Bridges’ furore into a superhero franchise was in the very first film of the Marvel Cinematic Universe, Iron Man. The first outing for Robert Downey Jr.’s Tony Stark set the pace for a brilliant string of films that are now dominating the box office worldwide. Bridges played Obadiah Stane, the old business partner of Tony Stark’s father, who, following Tony’s decision to cease the manufacturing of weapons for Stark Industries tries to take Tony’s place as head of the company. Stane acquires Stark’s prototype suit and reverse engineers it into a massive new suit to rival Tony’s, leading to an explosive suit-off finale.  Iron Man was a demonstration of Bridges’ brilliant range, showing his credentials as a believable and despicable baddy and proving he should not be limited just to affable characters like The Dude.

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The Big Lebowski (1998)

A true cult classic from the Coen brothers, featuring the character that Bridges is most renowned for: The Dude, or His Dudeness, Duder, or El Duderino if you’re not into the whole brevity thing… The crime, comedy caper follows unemployed LA layabout Jeff “The Dude” Lebowski and his ten-pin bowling friends Walter (John Goodman) and Donny (Steve Buscemi) as they get caught in the crossfire of a ransom between Jackie Treehorn (Ben Gazzara) and The Dude’s wealthier namesake “The Big” Lebowski. As events unravel, The Dude gets caught up in the schemes of Lebowski’s daughter, erotic artist Maude (Julianne Moore), encounters both cops and bad guys, and drifts through an elaborate bowling fantasy sequence titled Gutterballs. The film has given rise to a non-traditional religious philosophy based on it and Taoism known as Dudeism.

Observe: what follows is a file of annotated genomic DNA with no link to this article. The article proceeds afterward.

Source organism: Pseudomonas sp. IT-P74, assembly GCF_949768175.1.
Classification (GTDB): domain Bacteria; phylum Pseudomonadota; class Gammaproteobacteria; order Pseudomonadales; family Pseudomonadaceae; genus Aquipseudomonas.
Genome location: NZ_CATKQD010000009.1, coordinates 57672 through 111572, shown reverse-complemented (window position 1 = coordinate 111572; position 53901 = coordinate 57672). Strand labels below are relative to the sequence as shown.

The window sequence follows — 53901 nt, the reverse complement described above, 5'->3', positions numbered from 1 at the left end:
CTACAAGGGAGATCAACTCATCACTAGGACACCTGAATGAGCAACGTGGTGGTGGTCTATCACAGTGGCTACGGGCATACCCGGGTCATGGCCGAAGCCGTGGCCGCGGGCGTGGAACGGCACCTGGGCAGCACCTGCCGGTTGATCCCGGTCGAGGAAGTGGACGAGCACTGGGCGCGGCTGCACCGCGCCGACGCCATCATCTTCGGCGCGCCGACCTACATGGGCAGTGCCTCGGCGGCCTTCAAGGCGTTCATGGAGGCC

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TRON (1982)

If one film can be both ahead of its time when it was released, and also look pretty dated now it 1982’s Tron, a true example of how much CGI in cinema has changed over the years. Mr. Bridges plays Kevin Flynn, a computer genius who whilst designing his own state of the art video game is pulled into its system and forced to battle his way back out to the real world tackling the game in an epic  Man vs Machine encounter, which includes death races on the coolest motorbikes every seen on screen.  Bridges also plays a digi-version of himself called Clu, who turns villain in the sequel released in 2010; Tron: Legacy which incidentally included much more impressive CGI for the modern movie-goer. Kevin Bridges really continues to prove that he is the king of cult film with this further addition to our list!

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The Last Picture Show (1971)

Last, but certainly not least, we go back to where it all began with the film that first introduced us to Bridges’s charming, smirking ways; Peter Bogdanovich’s The Last Picture Show. Quite fittingly (for this list anyway) set in small, one-horse Texas town, the film follows two high-school seniors Sonny (Timothy Bottoms) and Duane (Bridges), who both fall in love with the same girl, Jacy farrow (Cybil Shepherd) and in turn learn about the pitfalls and compromises of adulthood which they are about the enter. The film was a key part of Hollywood’s creative revolution in the 70’s, and can now be related to coming-of-age indie hits of today. The timing was perfect for the laid-back, intelligent star like Jeff Bridges to be born, who used his introduction to the big screen to go on and become one of Hollywood’s most recognisable faces.

Hell or High Water is out now on BFI Player now, plus it’s on Blu-ray, DVD and digital download, courtesy of STUDIOCANAL